Diversity and Legal Tech: Are the Two Linked?

By Rhys Hodkinson, Chief Commercial Officer, Definely.

There is no shortage of empirical evidence highlighting how a diverse workforce has an outsized, positive impact on a team, company and/or industry. There is likewise a similar body of research drawing a causal nexus between successful technology adoption and a company or industry’s performance. We set out to see if there was a positive feedback loop between both diversity and technology adoption in the legal industry and whether it could drive a ‘sum is greater than its parts’ impact for law firms.

An increasing number of firms are implementing legal tech and diversity is slowly improving across the profession. But, it is up to the lawyers working within law firms to understand if and how they are linked and why these are both important factors for the future success of the industry.

The crux of the matter is that the creation of a stronger law firm relies, partly, on the hiring of a diverse workforce. It just so happens that one of the easiest ways to enable this is through the use of legal tech. 

The adoption rate of legal tech is growing

The rise of legal tech has been frequently and clearly documented over the past few years. Since the height of the pandemic, it has greatly increased the number of ways a client can access a law firm. Not only do we see the adoption of legal tech growing, but the budgets available for those already implementing it have too.

For example, Gartner predicted that by 2025, legal tech spending will have increased to around 12% of in-house budgets, based on the increase from 2.6% in 2017 to 3.9% in 2020. Data from Statista also shows that the worldwide legal tech market is set to generate $35.6 billion in revenue in 2027, up from $27.6 billion in 2021.

Diverse teams are needed for future success

Diversity in law has seen slow improvements over the past few years. They are there, but they aren’t happening at a rate comparable to the wider workforce. This obviously needs to change, not only because law should be representative of the communities and environment in which they operate but also because studies have shown how a diverse team tends to make better decisions, but also because some clients are now choosing law firms based on how diverse they are. 

The evidence is irrefutable – businesses perform better with a more diverse workforce. Pre-pandemic, McKinsey reported that companies in the top quartile of their ranking for successful gender diversity within their executive teams had a 21% likelihood of outperforming those in the fourth quartile. 

‘Gender diversity is correlated with both profitability and value creation,’ stated McKinsey. It is seen again in relation to ethnic and cultural diversity, with teams that hire more culturally and ethnically diverse candidates showing a 33% likelihood of outperforming their peers.  

This results from diverse teams being better able to challenge the status quo and in doing so question traditional ideas. A report for Scientific America by Katherine W. Phillips argued that ‘diversity can improve the bottom line of companies and lead to unfettered discoveries and breakthrough innovations.’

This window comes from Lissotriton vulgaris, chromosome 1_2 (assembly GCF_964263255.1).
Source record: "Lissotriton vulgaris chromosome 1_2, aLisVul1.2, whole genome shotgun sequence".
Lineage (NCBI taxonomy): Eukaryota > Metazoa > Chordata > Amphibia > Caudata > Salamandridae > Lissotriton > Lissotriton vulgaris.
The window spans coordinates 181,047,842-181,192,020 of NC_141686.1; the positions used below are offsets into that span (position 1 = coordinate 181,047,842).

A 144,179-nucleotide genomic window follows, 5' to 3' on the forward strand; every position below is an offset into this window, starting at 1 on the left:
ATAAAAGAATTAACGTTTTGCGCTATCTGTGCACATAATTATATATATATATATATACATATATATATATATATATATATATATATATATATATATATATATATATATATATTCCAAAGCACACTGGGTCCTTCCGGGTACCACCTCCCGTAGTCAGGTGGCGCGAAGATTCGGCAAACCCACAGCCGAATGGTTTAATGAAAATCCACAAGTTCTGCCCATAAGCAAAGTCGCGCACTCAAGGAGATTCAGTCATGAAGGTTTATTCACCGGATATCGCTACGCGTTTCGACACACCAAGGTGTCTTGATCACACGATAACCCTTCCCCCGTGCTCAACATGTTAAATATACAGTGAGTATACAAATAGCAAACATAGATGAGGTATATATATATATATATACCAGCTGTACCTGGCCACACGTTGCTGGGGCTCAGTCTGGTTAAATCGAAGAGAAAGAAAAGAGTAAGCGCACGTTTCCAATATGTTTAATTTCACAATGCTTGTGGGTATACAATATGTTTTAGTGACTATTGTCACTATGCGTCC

Phillips pointed to a study by business professors Cristian Dezsö of the University of Maryland and David Gaddis Ross of the University of Florida. Using data compiled from the top firms in Standard & Poor’s Composite 1500 list, they found that ‘female representation in top management leads to an increase of $42 million in firm value.’

The implementation of legal tech and a push for a diverse workforce can help law firms gain clients and make better decisions, thereby increasing their revenue. 

Legal tech can unlock the data that drives diversity 

Diversity data refers to information on an individual’s ethnicity, gender, age, sexuality, disability, education, and other related dimensions. This data can be unearthed with legal tech and then used to help law firms understand the best ways to implement a diversity strategy. This means diversity audits can be done in-house – there is no need for outside counsel to look into your firm when the tech can provide this data itself. 

That data has always been there. It was simply hidden behind countless unrelated diversity audits, requested by clients. These audits created multitudes of excel spreadsheets and paper copies spread across multiple departments, which rarely communicated, making these findings difficult to understand and implement. 

Legal tech, such as machine learning and ​​predictive analysis tools, can help bring a firm’s diversity data together and allow for better data management and process automation.

These technologies are already being used in a similar way by the financial side of law firms. The Financial Reporting Council found that legal tech, like advanced AI, could ‘enhance the quality’ and ‘reduce the detection risk’ of audits in several ways, including where ‘automated tools and techniques are used to sample populations in a more representative way’.